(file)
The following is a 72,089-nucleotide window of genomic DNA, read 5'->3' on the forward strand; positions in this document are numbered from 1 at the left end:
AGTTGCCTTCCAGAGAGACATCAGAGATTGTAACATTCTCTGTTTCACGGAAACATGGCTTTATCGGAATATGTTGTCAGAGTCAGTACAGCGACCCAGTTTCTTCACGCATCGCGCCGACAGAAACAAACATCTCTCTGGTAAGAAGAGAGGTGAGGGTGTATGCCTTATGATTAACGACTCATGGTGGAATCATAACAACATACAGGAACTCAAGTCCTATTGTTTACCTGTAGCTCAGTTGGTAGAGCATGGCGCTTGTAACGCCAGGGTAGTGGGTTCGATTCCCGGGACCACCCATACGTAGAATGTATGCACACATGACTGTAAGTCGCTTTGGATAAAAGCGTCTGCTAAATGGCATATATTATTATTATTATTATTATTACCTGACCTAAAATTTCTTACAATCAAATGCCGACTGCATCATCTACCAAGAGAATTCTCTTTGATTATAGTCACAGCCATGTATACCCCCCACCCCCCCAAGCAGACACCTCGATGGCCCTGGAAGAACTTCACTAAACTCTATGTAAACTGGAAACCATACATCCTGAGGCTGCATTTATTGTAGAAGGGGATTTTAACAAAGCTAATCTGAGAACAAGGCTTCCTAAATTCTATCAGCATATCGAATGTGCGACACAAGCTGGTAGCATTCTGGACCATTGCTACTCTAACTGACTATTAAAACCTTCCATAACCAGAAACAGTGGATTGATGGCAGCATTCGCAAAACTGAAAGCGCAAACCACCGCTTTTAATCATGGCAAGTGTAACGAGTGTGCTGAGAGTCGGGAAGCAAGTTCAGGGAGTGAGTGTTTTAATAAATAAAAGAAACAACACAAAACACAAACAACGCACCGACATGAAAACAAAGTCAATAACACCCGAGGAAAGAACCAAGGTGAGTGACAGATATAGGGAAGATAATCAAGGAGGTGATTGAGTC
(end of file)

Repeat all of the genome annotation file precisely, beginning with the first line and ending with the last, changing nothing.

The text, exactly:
The following is a 72,089-nucleotide window of genomic DNA, read 5'->3' on the forward strand; positions in this document are numbered from 1 at the left end:
AGTTGCCTTCCAGAGAGACATCAGAGATTGTAACATTCTCTGTTTCACGGAAACATGGCTTTATCGGAATATGTTGTCAGAGTCAGTACAGCGACCCAGTTTCTTCACGCATCGCGCCGACAGAAACAAACATCTCTCTGGTAAGAAGAGAGGTGAGGGTGTATGCCTTATGATTAACGACTCATGGTGGAATCATAACAACATACAGGAACTCAAGTCCTATTGTTTACCTGTAGCTCAGTTGGTAGAGCATGGCGCTTGTAACGCCAGGGTAGTGGGTTCGATTCCCGGGACCACCCATACGTAGAATGTATGCACACATGACTGTAAGTCGCTTTGGATAAAAGCGTCTGCTAAATGGCATATATTATTATTATTATTATTATTACCTGACCTAAAATTTCTTACAATCAAATGCCGACTGCATCATCTACCAAGAGAATTCTCTTTGATTATAGTCACAGCCATGTATACCCCCCACCCCCCCAAGCAGACACCTCGATGGCCCTGGAAGAACTTCACTAAACTCTATGTAAACTGGAAACCATACATCCTGAGGCTGCATTTATTGTAGAAGGGGATTTTAACAAAGCTAATCTGAGAACAAGGCTTCCTAAATTCTATCAGCATATCGAATGTGCGACACAAGCTGGTAGCATTCTGGACCATTGCTACTCTAACTGACTATTAAAACCTTCCATAACCAGAAACAGTGGATTGATGGCAGCATTCGCAAAACTGAAAGCGCAAACCACCGCTTTTAATCATGGCAAGTGTAACGAGTGTGCTGAGAGTCGGGAAGCAAGTTCAGGGAGTGAGTGTTTTAATAAATAAAAGAAACAACACAAAACACAAACAACGCACCGACATGAAAACAAAGTCAATAACACCCGAGGAAAGAACCAAGGTGAGTGACAGATATAGGGAAGATAATCAAGGAGGTGATTGAGTC